Reopening schools to deliver £70bn boost

The reopening of schools will deliver a 'substantial' bounce worth around 3.3pc of GDP over the next year, according to the CEBR

School children
Schools are set to reopen in England Credit: KIM LUDBROOK/EPA-EFE/Shutterstock

The full reopening of schools in England this week is set to deliver a £70bn fillip to the economy as parents are freed up and productivity rises, the Centre for Economics and Business Research has said.

The majority of England’s 8.9m pupils have been at home since schools were shut on March 20 in the early stages of the coronavirus crisis, in contrast with countries such as Germany and France. But the economic forecaster estimates that the reopening will deliver a “substantial” bounce worth around 3.3pc of GDP over the next year.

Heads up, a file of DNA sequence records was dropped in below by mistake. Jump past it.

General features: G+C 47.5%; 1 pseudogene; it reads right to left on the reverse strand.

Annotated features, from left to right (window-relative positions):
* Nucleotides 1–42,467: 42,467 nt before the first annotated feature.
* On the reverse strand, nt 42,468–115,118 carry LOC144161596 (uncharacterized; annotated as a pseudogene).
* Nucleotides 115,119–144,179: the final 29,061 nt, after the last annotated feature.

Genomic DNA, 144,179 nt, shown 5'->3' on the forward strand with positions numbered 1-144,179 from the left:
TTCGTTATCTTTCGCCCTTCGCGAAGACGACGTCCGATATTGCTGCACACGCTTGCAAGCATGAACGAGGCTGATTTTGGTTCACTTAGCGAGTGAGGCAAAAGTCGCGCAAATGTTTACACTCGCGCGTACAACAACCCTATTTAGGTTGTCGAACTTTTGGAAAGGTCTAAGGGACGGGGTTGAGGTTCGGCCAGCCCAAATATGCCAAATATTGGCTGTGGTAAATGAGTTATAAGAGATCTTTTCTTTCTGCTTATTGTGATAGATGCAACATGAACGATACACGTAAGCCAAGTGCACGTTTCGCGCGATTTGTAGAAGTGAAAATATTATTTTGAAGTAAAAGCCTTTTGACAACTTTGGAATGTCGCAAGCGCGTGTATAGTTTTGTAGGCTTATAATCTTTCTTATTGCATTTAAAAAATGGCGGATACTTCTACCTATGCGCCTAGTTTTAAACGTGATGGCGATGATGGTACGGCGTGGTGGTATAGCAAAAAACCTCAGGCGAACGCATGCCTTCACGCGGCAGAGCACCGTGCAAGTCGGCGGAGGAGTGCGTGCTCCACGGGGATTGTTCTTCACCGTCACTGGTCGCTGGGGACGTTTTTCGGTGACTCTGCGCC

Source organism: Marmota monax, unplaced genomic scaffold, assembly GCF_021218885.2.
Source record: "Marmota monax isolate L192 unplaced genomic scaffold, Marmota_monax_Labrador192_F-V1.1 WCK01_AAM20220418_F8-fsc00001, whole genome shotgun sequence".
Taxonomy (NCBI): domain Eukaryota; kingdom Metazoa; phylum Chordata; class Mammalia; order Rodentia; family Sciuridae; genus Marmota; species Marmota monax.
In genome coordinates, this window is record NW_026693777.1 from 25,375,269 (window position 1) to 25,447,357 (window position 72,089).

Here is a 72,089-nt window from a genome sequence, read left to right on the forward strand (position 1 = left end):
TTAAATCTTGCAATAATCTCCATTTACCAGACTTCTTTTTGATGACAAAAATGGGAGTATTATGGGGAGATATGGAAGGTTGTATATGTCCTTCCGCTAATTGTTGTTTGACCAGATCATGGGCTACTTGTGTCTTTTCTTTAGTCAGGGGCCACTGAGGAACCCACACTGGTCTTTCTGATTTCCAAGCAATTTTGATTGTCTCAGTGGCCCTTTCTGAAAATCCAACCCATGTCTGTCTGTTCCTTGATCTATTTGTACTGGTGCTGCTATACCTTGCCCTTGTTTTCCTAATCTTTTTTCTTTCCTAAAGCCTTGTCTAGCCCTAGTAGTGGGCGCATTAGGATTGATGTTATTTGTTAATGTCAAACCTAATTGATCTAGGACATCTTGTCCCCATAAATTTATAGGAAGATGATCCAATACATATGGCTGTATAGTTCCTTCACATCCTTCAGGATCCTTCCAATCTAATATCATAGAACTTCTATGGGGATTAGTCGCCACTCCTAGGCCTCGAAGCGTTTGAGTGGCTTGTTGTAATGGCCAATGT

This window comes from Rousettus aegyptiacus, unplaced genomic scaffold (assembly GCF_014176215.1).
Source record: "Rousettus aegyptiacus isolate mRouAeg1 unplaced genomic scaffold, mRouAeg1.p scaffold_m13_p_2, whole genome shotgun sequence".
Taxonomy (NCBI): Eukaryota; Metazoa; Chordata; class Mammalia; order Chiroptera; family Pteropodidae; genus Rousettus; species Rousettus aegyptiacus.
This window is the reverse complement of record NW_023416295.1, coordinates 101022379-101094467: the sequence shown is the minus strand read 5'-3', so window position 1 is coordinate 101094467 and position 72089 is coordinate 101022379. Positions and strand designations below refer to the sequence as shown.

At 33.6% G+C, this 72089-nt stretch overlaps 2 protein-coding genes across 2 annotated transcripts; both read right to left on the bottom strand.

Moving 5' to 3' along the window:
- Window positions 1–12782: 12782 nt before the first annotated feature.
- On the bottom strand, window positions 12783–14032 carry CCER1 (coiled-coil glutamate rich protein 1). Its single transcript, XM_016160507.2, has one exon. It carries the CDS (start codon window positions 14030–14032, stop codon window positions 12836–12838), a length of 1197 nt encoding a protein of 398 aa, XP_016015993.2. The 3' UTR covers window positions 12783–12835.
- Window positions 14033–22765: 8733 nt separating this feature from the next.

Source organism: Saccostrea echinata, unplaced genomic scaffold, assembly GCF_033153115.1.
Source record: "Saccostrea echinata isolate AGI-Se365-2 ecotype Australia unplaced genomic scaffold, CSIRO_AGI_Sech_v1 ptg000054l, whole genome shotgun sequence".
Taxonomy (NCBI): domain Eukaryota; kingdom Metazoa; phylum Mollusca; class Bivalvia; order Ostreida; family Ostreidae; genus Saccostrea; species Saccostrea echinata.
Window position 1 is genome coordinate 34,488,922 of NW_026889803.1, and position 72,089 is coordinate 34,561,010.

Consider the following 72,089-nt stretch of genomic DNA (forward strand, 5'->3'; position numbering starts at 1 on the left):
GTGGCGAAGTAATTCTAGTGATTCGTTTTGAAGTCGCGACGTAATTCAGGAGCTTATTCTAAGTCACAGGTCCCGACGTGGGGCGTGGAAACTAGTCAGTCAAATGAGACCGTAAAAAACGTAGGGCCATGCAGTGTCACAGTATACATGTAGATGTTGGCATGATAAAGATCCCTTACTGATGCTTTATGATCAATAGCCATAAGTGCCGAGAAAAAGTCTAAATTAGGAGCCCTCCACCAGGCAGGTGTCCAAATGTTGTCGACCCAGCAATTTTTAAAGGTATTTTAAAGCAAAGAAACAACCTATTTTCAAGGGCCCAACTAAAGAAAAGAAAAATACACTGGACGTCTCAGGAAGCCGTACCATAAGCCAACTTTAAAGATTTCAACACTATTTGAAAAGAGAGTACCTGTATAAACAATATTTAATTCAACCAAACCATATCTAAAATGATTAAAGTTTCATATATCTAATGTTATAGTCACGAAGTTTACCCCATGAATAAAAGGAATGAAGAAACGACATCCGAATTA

“There will be people who are able to get to work who previously couldn’t get to work, and secondly there will be rising productivity of people at home who are no longer having to juggle childcare with work,” Doug McWilliams, CEBR chief executive, said.

The consultant estimates a 2.2 percentage point lift to growth from a full reopening of an education sector which accounts for 6pc of the economy.

A further 1.1pc boost comes from the 61pc of parents whose ability to work from home has been impaired by childcare, according to Office for National Statistics data, as well as increased spending by those returning to the office.

“Time use data indicates that actual reduction in working hours during lockdown as a result of home schooling for those doing jobs has been about 5pc,” Mr McWilliams added.

The forecasts come as the Government launches a campaign to get the nation’s white-collar workers back into offices this week amid fears that city centres could become “ghost towns”.

But Anna Vignoles, a University of Cambridge professor and co-author of recent Royal Society research on reopening schools, has warned other parts of the economy may have to be shut down to keep them open.

She said that increasing infections could mean “you close down bits of activity proactively”.

Prof Vignoles added: “You can imagine a scenario where the kids are going to school and we shut the pubs, for ­example.”